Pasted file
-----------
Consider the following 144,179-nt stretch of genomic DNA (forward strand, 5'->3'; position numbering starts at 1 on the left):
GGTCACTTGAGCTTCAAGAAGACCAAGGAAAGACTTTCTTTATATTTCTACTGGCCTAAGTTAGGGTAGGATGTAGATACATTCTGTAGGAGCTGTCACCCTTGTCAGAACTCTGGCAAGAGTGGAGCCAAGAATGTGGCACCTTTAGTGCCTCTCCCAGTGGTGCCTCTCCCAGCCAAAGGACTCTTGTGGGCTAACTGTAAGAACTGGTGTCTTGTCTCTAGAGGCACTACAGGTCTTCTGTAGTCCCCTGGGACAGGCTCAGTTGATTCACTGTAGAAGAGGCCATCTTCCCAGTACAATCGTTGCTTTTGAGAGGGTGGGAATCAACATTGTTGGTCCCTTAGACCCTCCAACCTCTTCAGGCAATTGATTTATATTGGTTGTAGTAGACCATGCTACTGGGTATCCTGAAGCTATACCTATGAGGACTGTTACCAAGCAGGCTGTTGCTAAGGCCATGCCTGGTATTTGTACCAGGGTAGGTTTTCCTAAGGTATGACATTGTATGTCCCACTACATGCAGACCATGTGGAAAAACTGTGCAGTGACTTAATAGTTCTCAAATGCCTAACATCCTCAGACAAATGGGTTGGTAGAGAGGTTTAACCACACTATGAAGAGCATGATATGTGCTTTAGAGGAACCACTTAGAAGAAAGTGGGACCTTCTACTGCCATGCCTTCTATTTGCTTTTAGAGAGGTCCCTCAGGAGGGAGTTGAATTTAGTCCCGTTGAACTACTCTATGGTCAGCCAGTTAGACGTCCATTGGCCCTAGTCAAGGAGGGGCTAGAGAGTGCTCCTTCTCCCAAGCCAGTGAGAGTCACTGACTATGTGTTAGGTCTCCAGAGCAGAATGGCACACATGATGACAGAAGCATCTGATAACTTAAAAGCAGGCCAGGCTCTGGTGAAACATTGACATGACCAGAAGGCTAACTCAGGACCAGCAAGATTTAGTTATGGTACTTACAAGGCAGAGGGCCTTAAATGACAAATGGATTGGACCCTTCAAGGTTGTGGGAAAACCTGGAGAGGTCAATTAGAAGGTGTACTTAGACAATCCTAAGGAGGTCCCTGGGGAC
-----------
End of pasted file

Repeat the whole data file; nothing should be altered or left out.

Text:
Consider the following 144,179-nt stretch of genomic DNA (forward strand, 5'->3'; position numbering starts at 1 on the left):
GGTCACTTGAGCTTCAAGAAGACCAAGGAAAGACTTTCTTTATATTTCTACTGGCCTAAGTTAGGGTAGGATGTAGATACATTCTGTAGGAGCTGTCACCCTTGTCAGAACTCTGGCAAGAGTGGAGCCAAGAATGTGGCACCTTTAGTGCCTCTCCCAGTGGTGCCTCTCCCAGCCAAAGGACTCTTGTGGGCTAACTGTAAGAACTGGTGTCTTGTCTCTAGAGGCACTACAGGTCTTCTGTAGTCCCCTGGGACAGGCTCAGTTGATTCACTGTAGAAGAGGCCATCTTCCCAGTACAATCGTTGCTTTTGAGAGGGTGGGAATCAACATTGTTGGTCCCTTAGACCCTCCAACCTCTTCAGGCAATTGATTTATATTGGTTGTAGTAGACCATGCTACTGGGTATCCTGAAGCTATACCTATGAGGACTGTTACCAAGCAGGCTGTTGCTAAGGCCATGCCTGGTATTTGTACCAGGGTAGGTTTTCCTAAGGTATGACATTGTATGTCCCACTACATGCAGACCATGTGGAAAAACTGTGCAGTGACTTAATAGTTCTCAAATGCCTAACATCCTCAGACAAATGGGTTGGTAGAGAGGTTTAACCACACTATGAAGAGCATGATATGTGCTTTAGAGGAACCACTTAGAAGAAAGTGGGACCTTCTACTGCCATGCCTTCTATTTGCTTTTAGAGAGGTCCCTCAGGAGGGAGTTGAATTTAGTCCCGTTGAACTACTCTATGGTCAGCCAGTTAGACGTCCATTGGCCCTAGTCAAGGAGGGGCTAGAGAGTGCTCCTTCTCCCAAGCCAGTGAGAGTCACTGACTATGTGTTAGGTCTCCAGAGCAGAATGGCACACATGATGACAGAAGCATCTGATAACTTAAAAGCAGGCCAGGCTCTGGTGAAACATTGACATGACCAGAAGGCTAACTCAGGACCAGCAAGATTTAGTTATGGTACTTACAAGGCAGAGGGCCTTAAATGACAAATGGATTGGACCCTTCAAGGTTGTGGGAAAACCTGGAGAGGTCAATTAGAAGGTGTACTTAGACAATCCTAAGGAGGTCCCTGGGGAC